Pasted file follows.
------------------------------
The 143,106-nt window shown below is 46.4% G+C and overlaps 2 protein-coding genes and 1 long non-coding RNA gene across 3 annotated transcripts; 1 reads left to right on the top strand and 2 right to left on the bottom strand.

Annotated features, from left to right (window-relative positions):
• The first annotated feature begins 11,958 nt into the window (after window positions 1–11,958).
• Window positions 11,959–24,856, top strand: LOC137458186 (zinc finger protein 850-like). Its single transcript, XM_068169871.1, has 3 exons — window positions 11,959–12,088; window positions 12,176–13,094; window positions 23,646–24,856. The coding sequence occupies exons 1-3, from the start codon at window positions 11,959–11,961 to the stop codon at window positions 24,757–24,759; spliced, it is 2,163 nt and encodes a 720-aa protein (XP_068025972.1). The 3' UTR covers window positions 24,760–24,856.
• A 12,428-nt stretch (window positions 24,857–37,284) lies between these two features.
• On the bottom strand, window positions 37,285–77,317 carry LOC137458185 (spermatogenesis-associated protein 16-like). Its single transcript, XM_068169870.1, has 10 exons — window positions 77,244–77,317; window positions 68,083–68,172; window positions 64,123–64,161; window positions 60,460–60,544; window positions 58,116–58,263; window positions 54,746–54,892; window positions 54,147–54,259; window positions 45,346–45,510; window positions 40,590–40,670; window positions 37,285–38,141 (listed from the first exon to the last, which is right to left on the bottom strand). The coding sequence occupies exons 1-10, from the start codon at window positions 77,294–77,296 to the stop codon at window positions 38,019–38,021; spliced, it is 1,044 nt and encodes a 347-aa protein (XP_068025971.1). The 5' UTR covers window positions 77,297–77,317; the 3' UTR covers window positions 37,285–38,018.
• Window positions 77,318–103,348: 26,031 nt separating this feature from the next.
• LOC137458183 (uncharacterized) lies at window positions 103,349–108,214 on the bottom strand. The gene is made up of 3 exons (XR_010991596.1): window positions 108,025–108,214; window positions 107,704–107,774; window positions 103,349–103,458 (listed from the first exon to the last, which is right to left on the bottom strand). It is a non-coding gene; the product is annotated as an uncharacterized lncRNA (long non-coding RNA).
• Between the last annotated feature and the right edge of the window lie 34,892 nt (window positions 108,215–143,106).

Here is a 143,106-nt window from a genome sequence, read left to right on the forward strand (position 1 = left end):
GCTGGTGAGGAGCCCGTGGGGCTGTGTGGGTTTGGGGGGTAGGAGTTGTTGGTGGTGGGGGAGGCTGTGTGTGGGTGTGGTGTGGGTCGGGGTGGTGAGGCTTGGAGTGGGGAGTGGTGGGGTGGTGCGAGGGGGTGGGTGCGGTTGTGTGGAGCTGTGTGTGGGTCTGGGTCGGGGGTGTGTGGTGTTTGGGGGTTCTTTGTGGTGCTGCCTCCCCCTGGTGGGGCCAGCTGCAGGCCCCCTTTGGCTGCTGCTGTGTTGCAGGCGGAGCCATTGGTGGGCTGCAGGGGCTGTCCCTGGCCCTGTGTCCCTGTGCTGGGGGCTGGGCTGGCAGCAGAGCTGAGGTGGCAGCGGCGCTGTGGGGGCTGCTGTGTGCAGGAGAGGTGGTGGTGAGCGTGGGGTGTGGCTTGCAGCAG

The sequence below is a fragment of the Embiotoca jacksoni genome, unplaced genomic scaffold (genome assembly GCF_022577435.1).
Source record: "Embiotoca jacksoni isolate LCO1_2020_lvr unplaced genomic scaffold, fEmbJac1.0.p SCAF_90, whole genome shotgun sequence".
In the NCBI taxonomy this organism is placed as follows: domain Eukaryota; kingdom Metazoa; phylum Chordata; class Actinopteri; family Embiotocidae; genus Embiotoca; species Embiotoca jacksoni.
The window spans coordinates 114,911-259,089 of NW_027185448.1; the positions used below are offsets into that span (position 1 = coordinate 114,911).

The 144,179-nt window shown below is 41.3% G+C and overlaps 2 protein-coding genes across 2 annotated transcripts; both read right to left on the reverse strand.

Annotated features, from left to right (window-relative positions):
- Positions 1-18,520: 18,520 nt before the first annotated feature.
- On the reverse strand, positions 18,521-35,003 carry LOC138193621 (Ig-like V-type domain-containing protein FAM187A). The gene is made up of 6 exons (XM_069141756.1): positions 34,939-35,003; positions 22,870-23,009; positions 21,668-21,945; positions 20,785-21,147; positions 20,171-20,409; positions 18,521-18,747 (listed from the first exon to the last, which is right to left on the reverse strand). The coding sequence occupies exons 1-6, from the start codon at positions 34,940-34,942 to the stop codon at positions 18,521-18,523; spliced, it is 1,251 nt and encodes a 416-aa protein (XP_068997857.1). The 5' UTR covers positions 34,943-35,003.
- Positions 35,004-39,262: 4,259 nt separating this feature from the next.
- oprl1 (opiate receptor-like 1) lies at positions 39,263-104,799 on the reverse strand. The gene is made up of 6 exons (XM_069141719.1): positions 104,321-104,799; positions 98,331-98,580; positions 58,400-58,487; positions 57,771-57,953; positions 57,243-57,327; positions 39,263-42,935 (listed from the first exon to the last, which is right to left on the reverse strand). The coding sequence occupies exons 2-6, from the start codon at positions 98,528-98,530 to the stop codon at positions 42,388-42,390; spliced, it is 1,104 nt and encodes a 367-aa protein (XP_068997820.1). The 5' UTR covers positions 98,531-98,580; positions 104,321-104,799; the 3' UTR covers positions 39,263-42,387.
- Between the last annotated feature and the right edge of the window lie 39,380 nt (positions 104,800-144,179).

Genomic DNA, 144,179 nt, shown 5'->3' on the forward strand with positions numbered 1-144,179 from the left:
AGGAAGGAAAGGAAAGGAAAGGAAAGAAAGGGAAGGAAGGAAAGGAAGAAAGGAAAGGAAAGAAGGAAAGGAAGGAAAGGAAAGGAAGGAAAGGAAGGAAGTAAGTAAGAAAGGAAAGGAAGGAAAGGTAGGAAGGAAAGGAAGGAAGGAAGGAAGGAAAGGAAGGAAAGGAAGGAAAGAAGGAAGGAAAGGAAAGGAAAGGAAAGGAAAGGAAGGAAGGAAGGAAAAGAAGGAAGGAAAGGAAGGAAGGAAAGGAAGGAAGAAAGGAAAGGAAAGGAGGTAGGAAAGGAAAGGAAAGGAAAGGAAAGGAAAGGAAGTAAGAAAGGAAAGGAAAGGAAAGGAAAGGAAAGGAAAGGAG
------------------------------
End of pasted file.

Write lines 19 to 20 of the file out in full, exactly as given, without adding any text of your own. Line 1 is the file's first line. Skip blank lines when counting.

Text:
- On the reverse strand, positions 18,521-35,003 carry LOC138193621 (Ig-like V-type domain-containing protein FAM187A). The gene is made up of 6 exons (XM_069141756.1): positions 34,939-35,003; positions 22,870-23,009; positions 21,668-21,945; positions 20,785-21,147; positions 20,171-20,409; positions 18,521-18,747 (listed from the first exon to the last, which is right to left on the reverse strand). The coding sequence occupies exons 1-6, from the start codon at positions 34,940-34,942 to the stop codon at positions 18,521-18,523; spliced, it is 1,251 nt and encodes a 416-aa protein (XP_068997857.1). The 5' UTR covers positions 34,943-35,003.
- Positions 35,004-39,262: 4,259 nt separating this feature from the next.